EHG = Even handed goals
#PPO = # of power play opportunities
PP% = successful % of power plays
SHG = short handed goals (4-on-5)
ENG = empty net goals
PK = successful penalty kills
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There are those folks who fret and worry about Chicago’s PP too much lately.
Among Western teams, Chicago leads in even-handed goals (72.6%). In the East, it’s Boston (76.9%) followed by Toronto (72.7%).
Leading for power play: West: Anaheim (21.6%), St. Louis (21.6%); vs the East: Washington (25%) and Pittsburgh (22.4%).
People like to talk about power play %, but they generally don’t talk about something else that’s important when discussing the PP: how many opportunities a team gets for a PP. Among Western playoff teams, San Jose has had the most opportunities (151) but only the 4th-best about actually taking advantage of it. Team to worry about: Anaheim (111) and St. Louis (116) get the least opportunities but have the best success rate (both 21.6%). In the East, Montreal gets the most opportunities (157) but has only the 3rd-best success rate. Teams are going to do their best to not give teams like Chicago extra scoring opportunities on the PP.
Pittsburgh and Anaheim are both excellent at putting that final nail in the coffin with ENGs. Anaheim is better at regular short-handed goals (3) than Pittsburgh (1), however.
It’s better to have the best PK and not so hot PP vs. the best PP and not so great PK, and Chicago has the 2nd best PK in the West, 85.7% (Sharks have 86.9%). Boston has the best PK both in the league and the East (90.4%). Chicago has been shorthanded the fewest times in the league (112); Boston is 12th (125). The Blackhawks and Rangers also lead playoff teams for short-handed goals (4 each). (Note: Buffalo and New Jersey have more, but neither is currently in contention.)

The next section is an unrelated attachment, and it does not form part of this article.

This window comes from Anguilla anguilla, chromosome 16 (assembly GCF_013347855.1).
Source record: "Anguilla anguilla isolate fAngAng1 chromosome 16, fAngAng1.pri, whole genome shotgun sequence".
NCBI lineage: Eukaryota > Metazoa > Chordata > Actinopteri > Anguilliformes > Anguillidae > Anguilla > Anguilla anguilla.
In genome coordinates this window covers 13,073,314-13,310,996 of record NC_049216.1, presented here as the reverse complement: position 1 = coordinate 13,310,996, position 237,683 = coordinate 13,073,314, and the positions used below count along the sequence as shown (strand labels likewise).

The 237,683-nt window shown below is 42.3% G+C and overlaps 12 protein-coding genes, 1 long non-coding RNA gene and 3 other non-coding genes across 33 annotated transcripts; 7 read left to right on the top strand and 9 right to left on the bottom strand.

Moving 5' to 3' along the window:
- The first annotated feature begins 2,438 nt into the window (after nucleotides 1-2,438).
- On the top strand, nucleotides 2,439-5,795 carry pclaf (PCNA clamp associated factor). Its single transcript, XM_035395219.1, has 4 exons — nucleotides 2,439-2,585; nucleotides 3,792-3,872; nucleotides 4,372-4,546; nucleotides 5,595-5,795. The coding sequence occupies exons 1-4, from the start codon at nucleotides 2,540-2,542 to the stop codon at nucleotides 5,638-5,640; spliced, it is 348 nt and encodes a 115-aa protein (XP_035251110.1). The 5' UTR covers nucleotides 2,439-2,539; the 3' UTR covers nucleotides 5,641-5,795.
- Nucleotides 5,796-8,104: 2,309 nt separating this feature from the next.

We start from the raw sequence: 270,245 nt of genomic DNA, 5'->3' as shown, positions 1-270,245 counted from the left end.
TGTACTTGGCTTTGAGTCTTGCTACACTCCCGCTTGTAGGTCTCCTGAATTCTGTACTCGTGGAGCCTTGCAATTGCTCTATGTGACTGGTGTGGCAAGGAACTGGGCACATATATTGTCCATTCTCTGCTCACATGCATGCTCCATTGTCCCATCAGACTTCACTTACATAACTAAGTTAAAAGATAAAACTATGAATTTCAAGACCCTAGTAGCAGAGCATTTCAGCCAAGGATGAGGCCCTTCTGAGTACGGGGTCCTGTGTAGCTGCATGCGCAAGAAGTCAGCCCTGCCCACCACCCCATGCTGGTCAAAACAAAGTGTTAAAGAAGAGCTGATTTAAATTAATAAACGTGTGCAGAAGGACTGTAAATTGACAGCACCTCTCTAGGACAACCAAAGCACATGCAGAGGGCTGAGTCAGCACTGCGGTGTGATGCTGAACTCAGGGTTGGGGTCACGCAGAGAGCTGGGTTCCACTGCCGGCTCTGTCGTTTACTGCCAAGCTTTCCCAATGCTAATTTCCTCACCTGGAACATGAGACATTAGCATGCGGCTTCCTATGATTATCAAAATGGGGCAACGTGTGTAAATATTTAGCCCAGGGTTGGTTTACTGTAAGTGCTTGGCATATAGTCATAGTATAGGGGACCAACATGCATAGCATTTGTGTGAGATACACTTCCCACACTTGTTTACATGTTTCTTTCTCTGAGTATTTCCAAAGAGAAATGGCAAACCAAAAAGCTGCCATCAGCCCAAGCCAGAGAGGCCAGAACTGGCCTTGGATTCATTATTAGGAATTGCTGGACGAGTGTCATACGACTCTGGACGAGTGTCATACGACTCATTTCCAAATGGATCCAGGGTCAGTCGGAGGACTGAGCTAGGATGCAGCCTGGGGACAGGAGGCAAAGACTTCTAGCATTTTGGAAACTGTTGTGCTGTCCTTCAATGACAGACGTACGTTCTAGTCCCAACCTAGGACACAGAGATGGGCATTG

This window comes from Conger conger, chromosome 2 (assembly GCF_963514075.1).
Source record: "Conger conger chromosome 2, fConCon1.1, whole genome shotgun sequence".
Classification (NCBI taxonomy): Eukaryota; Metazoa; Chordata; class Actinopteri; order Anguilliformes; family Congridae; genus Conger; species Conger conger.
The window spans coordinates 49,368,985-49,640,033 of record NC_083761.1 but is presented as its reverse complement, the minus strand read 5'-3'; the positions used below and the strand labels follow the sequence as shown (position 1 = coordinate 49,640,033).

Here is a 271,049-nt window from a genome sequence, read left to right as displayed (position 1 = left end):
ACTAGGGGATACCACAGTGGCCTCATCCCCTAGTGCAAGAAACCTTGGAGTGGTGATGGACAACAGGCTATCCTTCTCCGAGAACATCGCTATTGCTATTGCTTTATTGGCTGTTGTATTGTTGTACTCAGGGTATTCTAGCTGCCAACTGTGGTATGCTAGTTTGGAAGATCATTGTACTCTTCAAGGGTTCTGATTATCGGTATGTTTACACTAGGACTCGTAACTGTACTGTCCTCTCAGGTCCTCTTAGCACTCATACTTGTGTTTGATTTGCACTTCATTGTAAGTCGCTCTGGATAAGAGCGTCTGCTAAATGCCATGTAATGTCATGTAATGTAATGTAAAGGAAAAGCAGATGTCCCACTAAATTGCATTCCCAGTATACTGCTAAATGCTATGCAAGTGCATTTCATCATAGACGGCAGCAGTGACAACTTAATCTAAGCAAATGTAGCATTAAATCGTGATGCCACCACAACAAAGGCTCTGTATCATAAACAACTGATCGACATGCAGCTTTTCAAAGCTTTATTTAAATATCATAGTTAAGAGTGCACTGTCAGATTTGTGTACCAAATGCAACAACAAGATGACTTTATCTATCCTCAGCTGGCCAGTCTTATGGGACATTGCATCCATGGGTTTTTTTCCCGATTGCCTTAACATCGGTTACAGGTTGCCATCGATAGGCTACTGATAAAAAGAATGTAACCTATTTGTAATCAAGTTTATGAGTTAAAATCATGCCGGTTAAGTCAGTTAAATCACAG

Interesting number: among teams in playoff contention, Pittsburgh is second-worst on the PK: just 79.9%. (23rd in the league). Only Washington is worse (75.9%).
Numbers other teams should worry about: Chicago leads the league for 4-on-4 goals (7). Among teams in playoff contention, second is St. Louis 6; no other team currently in playoff contention has more than 4.
Good sign for any playoff games that go to OT. (Playoff games don’t go to OT but hey, 4-on-4 power plays happen. Take advantage of those, yo.)
The 2011 Boston Bruins would also readily point out that it’s entirely possible to not have the best PP%, and yet still win the Cup. The Bruins entered the playoffs ranked 20th overall (16.2%) for PPs; and they got worse in the playoffs - 11.4%, good enough for 14th out of 16 playoff teams. By comparison, their SCF opponent, Vancouver, had just 5 more PP opportunities over the course of the playoffs, and scored nearly twice as much (19 vs 10 PPGs).
Ultimately, however, every game is a new slate. A team can convert three or four power plays in a single game, and suddenly their stats shift in a new direction.